Yes. Good to see you. Good to see you. Great. Good to see you. Whoo! Thank you. Thank you. Too much. Thank you. So I hope you go out and vote today, because I just did. I just did. Everybody has to vote today. Now,
OK, I know my next guest is not going to like this. He’s not going to like
it. But whether he likes it or not, I’m going to hold it up. There you go:
Sexiest Man Alive. I’m going to hold it up. Sexiest Man Alive. I don’t
know, what would that feel like? I don’t know.Now I haven’t seen him. I have not seen him at all. I have not seen him,
because I don’t meet the gu–if I’ve never met a guest, and I like to meet
them when you meet them so I can have the same drool factor that you do. But my producers have met him. And they just came in and went, `Oh, my God!’ And I said, `Really, what is it?’ and she went, `Oh, my God!’ So, OK, I can’t
wait. Did you just see the movie, though, right? Isn’t it wonderful? It’s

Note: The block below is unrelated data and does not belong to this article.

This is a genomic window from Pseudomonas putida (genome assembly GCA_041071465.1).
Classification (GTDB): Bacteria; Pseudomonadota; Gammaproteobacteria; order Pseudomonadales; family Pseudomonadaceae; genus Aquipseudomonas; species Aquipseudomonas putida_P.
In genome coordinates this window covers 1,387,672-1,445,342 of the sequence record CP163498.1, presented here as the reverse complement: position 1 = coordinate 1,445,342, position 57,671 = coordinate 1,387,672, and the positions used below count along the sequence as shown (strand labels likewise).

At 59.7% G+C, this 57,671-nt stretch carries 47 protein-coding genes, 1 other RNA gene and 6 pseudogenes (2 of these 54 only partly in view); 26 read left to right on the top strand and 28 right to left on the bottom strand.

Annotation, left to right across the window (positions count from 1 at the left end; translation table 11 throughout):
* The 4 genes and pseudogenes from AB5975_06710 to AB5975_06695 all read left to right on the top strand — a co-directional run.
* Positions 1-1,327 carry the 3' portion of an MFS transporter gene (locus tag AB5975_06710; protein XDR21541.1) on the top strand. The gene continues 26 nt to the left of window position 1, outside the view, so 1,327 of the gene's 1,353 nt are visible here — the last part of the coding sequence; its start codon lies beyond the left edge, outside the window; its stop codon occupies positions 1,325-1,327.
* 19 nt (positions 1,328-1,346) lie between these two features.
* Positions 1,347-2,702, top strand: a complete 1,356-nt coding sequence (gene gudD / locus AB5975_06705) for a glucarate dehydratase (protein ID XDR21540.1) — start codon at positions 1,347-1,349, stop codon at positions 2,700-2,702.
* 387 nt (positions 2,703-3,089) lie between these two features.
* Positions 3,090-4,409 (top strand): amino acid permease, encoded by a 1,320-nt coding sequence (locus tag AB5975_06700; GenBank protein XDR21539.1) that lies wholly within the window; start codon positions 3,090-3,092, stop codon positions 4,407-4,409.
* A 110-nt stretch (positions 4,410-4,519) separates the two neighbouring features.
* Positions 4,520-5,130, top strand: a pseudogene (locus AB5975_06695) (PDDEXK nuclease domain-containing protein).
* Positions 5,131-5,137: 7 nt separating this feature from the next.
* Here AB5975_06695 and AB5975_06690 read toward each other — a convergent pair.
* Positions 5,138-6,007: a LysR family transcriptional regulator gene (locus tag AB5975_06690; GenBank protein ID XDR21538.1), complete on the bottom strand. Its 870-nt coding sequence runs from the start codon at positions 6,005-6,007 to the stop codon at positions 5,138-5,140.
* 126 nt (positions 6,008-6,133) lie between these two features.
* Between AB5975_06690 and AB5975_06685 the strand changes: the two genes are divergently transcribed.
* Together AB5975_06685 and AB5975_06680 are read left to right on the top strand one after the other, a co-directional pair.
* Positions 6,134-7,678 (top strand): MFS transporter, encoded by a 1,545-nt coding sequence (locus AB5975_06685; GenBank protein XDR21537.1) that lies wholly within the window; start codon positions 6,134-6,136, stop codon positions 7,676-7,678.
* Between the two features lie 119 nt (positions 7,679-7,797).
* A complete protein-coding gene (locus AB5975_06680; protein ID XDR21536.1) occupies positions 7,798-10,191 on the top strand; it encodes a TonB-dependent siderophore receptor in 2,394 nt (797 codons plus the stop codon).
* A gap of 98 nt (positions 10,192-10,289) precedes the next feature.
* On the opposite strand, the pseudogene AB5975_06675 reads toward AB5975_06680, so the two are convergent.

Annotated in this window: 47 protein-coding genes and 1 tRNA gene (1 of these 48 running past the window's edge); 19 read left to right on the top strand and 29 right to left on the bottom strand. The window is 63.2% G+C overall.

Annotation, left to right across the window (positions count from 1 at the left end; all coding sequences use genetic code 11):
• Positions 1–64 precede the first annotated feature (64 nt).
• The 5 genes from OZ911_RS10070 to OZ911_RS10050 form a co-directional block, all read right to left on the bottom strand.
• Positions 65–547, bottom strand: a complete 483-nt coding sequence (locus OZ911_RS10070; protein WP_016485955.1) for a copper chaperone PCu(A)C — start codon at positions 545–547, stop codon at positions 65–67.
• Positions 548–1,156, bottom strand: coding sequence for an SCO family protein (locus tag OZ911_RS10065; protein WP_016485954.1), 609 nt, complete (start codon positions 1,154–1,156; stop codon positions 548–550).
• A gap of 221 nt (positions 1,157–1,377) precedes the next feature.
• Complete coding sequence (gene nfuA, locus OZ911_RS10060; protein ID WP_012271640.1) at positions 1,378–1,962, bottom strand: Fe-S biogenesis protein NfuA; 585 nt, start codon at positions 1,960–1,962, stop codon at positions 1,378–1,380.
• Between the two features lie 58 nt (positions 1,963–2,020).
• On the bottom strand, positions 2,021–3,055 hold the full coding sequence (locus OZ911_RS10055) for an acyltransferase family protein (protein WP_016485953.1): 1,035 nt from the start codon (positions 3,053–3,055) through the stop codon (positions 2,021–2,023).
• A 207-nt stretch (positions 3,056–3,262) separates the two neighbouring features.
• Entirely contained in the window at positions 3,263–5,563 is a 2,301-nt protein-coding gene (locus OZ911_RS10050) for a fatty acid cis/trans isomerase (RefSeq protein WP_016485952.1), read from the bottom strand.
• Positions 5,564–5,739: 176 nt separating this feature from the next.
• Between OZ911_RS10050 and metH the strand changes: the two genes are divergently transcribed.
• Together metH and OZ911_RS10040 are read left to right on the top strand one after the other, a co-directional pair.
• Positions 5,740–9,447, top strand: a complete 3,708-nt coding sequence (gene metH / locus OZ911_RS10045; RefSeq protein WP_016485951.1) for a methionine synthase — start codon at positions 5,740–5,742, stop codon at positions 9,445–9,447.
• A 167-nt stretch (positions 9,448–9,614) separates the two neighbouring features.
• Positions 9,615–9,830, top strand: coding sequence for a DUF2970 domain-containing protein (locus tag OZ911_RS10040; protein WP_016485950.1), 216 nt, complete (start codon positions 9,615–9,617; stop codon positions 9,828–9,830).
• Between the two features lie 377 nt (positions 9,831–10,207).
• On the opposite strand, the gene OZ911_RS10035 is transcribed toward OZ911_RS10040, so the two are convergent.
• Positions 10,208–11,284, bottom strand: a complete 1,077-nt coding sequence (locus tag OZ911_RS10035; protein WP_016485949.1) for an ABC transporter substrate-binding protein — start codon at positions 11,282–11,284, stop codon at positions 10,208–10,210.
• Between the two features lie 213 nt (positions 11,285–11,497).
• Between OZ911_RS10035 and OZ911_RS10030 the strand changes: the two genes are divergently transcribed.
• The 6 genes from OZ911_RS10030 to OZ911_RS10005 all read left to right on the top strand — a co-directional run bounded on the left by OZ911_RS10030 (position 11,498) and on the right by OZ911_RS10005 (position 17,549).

really wonderful. OK. And let me ask you this. Who cried? Did you cry?
Oh, you all cried! You cried. I was–you know what? I said they are not
going to get me. I tried so hard not to cry! And only till the last–I
didn’t cry for the (mumbles), I didn’t cry when the (mumbles), even when the (mumbles). But then the last scene, I was like gone.

OK. Johnny Depp’s new movie, “Finding Neverland”–it’ll get you. It’ll get you. His performance is just superb, is it not? It really is superb. It’s
no wonder why he’s called one of the most gifted actors of his generation. Let’s take a look.

(Excerpt from “21 Jump Street”)

WINFREY: The year, 1987. Teen girls everywhere just lost their minds over a young Johnny Depp in “21 Jump Street.”

(Excerpts from “21 Jump Street,” “A Nightmare on Elm Street”)

WINFREY: Fans screamed for his big-screen debut in the classic horror flick “A Nightmare on Elm Street.”

(Excerpt from “A Nightmare on Elm Street”)